If you decide not to consult a lawyer before entering into a condominium partnership, make sure there is a clear co-ownership agreement that indicates who is responsible for what and, if you disagree, how these discrepancies are resolved. If you own a horse together or intend to buy a horse with someone else, it is important that you have a legally binding document that contains the details – a condominium contract. In the absence of a co-ownership agreement, there are more disputes that can be difficult and costly to resolve. Beyond a clear co-ownership agreement, it is always important to have a „stalemate“ or „tie-breaker“ procedure if the co-owners cannot agree, especially when there are only two owners and it cannot be settled by a vote. For example, if a co-owner wants to move the horse to another trainer or to another barn, the other non-owner, should the horse stay where it is or can the co-owner move it? We will work with you to gather all the information and establish a detailed co-ownership agreement, tailored to your circumstances. I had a client who was in this particular situation and who was deadlocked when the other co-owner discreetly moved the horse and refused to reveal his location. The horse was eventually found, but of course the relationship between the owners was ruined. Therefore, if a detail is not decided in advance, there should be a mechanism to resolve a disagreement or impasse, otherwise the situation might be out of the question. Another problem to take into account is that if one of the co-owners is not a rider, can this co-owner allow a friend or family member to ride the horse? I didn`t expect to share the car with my roommate`s friend. Sharing a horse is like sharing a car. Certainly, the majority of co-owners is more responsible for the maintenance of a horse than we were about our car, but disagreements about veterinary fees or alternative care costs to use, which trainers to use that shows to visit, which owner will show it when selling the horse, who is responsible for insurance, advice and training fees , etc. can turn a good idea into a bad idea and sometimes at the expense of the welfare of the horse. If an owner does not assume his responsibilities, it is very important to ensure that the horse always receives the care it needs, regardless of what is shaking between the owners.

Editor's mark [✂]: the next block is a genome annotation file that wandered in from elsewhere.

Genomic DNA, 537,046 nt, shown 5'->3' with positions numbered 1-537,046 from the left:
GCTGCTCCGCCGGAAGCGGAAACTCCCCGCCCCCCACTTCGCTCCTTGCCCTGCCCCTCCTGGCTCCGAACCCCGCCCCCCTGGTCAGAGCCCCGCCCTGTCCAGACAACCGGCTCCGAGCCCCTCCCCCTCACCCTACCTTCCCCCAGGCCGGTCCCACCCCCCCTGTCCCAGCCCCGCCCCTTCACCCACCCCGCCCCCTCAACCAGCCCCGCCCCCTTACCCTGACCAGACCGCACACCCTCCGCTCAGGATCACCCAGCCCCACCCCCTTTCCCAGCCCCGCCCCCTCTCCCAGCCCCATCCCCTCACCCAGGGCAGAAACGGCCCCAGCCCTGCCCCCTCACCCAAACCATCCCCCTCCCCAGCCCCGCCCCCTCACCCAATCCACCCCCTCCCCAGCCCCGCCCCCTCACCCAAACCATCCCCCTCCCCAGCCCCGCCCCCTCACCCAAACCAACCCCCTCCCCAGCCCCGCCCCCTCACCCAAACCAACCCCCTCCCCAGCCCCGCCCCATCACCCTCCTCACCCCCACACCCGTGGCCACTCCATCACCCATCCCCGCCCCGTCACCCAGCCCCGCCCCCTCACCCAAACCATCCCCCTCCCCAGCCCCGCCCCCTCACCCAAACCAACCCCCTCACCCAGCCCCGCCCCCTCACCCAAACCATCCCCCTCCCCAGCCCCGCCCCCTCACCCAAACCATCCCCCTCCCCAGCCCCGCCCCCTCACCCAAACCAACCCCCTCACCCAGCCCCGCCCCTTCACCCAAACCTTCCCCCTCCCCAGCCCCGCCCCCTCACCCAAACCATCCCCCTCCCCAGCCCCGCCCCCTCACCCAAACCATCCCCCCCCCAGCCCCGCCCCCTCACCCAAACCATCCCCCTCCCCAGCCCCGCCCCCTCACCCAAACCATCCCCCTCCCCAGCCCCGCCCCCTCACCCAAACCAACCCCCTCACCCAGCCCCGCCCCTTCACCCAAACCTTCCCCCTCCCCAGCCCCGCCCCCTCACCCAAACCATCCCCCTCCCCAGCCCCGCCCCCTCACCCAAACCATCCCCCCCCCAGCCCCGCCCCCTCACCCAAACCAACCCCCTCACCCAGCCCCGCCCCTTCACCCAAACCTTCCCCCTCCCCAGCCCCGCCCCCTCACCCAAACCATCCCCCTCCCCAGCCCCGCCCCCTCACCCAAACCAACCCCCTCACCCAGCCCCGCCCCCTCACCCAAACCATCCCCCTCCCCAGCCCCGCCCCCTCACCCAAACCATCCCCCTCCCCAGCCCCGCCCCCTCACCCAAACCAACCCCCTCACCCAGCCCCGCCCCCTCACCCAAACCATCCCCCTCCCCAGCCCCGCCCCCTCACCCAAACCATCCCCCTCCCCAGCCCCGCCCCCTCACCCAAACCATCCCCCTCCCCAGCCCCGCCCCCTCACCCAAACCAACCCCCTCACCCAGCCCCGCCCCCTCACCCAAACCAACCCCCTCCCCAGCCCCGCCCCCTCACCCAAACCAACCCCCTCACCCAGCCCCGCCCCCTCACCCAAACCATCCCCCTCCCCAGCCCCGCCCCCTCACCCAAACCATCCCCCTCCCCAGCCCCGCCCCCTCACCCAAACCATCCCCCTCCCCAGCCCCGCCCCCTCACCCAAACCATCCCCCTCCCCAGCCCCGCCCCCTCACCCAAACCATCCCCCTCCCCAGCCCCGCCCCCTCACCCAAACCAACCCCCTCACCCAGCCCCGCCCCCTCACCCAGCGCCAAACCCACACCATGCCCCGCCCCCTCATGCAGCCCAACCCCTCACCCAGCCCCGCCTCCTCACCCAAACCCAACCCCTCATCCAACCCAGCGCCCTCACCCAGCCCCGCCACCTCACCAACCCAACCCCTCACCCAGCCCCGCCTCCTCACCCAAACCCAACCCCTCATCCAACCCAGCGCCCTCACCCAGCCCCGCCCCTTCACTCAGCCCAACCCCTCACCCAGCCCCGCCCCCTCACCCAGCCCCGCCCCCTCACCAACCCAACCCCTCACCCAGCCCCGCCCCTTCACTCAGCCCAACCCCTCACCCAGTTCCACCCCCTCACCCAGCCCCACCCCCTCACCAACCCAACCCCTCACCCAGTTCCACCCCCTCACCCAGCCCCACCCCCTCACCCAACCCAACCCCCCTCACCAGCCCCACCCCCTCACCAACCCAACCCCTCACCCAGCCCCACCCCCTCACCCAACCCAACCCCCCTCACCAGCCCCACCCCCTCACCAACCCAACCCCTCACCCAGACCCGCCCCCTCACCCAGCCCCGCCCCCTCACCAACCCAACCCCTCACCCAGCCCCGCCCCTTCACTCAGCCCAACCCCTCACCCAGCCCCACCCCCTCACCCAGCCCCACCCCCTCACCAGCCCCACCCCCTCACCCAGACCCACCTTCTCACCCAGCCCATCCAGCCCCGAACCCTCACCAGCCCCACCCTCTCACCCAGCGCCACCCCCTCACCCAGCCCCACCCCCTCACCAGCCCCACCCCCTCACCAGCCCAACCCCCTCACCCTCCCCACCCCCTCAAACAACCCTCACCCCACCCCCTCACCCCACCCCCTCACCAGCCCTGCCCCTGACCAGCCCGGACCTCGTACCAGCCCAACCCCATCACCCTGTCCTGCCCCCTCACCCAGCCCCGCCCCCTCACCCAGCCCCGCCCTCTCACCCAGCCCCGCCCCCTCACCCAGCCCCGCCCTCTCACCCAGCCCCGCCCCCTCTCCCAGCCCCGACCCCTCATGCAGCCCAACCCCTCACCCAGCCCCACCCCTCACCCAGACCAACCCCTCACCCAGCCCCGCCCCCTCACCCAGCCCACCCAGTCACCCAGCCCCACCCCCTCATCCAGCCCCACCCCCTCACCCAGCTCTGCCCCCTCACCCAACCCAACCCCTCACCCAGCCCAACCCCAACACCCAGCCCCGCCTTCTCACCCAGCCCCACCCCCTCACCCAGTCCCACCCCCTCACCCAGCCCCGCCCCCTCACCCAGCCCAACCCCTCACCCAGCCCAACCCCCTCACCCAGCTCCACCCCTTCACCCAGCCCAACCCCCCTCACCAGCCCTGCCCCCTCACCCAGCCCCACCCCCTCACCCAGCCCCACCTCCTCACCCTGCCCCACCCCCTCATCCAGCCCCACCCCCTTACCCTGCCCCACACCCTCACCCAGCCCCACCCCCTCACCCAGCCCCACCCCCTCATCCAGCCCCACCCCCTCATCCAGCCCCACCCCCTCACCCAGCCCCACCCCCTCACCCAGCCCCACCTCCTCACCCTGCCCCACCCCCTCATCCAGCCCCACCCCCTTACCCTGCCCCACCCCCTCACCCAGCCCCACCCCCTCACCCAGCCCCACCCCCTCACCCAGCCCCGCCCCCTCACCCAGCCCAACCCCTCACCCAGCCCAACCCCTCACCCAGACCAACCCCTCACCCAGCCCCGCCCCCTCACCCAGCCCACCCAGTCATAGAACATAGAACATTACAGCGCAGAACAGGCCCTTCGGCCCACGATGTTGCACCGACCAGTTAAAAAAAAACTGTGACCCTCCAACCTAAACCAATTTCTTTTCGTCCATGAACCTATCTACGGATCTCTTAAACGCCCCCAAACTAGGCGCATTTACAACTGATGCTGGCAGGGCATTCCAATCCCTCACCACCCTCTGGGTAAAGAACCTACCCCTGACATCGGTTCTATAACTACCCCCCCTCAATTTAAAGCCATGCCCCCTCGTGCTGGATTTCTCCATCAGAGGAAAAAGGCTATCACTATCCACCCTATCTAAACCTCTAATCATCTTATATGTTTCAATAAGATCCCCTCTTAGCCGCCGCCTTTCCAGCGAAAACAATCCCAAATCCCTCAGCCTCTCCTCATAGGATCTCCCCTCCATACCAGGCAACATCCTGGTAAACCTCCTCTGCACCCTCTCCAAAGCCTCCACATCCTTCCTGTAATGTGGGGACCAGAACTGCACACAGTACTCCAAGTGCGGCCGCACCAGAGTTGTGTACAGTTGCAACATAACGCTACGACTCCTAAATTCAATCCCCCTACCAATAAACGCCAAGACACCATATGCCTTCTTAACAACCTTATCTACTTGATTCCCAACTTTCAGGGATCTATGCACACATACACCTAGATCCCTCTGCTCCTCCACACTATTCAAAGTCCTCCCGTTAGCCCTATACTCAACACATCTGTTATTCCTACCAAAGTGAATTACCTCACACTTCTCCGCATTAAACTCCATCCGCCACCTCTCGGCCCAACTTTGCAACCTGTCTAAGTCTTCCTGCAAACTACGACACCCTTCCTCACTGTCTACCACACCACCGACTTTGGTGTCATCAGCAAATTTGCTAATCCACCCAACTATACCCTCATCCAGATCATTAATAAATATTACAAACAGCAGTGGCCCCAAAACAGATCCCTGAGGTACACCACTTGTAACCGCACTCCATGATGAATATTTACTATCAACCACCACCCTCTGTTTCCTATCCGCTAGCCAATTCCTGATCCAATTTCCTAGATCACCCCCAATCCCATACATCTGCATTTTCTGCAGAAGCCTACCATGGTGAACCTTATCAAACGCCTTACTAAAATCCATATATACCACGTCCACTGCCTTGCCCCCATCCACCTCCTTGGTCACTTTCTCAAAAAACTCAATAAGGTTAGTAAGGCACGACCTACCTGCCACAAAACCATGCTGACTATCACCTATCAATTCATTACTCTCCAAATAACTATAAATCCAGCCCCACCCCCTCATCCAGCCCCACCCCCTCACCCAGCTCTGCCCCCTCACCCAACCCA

For example, there was a situation in which a client started as a minority co-owner, but through a number of installments to the other owner, he became the majority co-owner. The contract gave the other owner the right to make all decisions, including when the horse was to be sold, which was useful at first, but not in the end, when the customer became majority owner. It was certainly an unfair situation that had not been thought of before, and the situation became controversial when the client wanted it. Lawyers can be helpful because they can provide clarity and advice on co-ownership agreements, and they are also trained to detect potential problems that parties may see overlooked or not coming. While a lawyer is often considered an additional expense, you can consider the cost as similar to checking a horse. A veterinarian examines a horse before buying it to make sure the horse is healthy, has no hidden defects and can serve the purpose for which the customer buys it. A lawyer strives to ensure that the co-ownership contract is fair to the horse, that it has no hidden problems and that it can serve the purpose for which the client concludes it.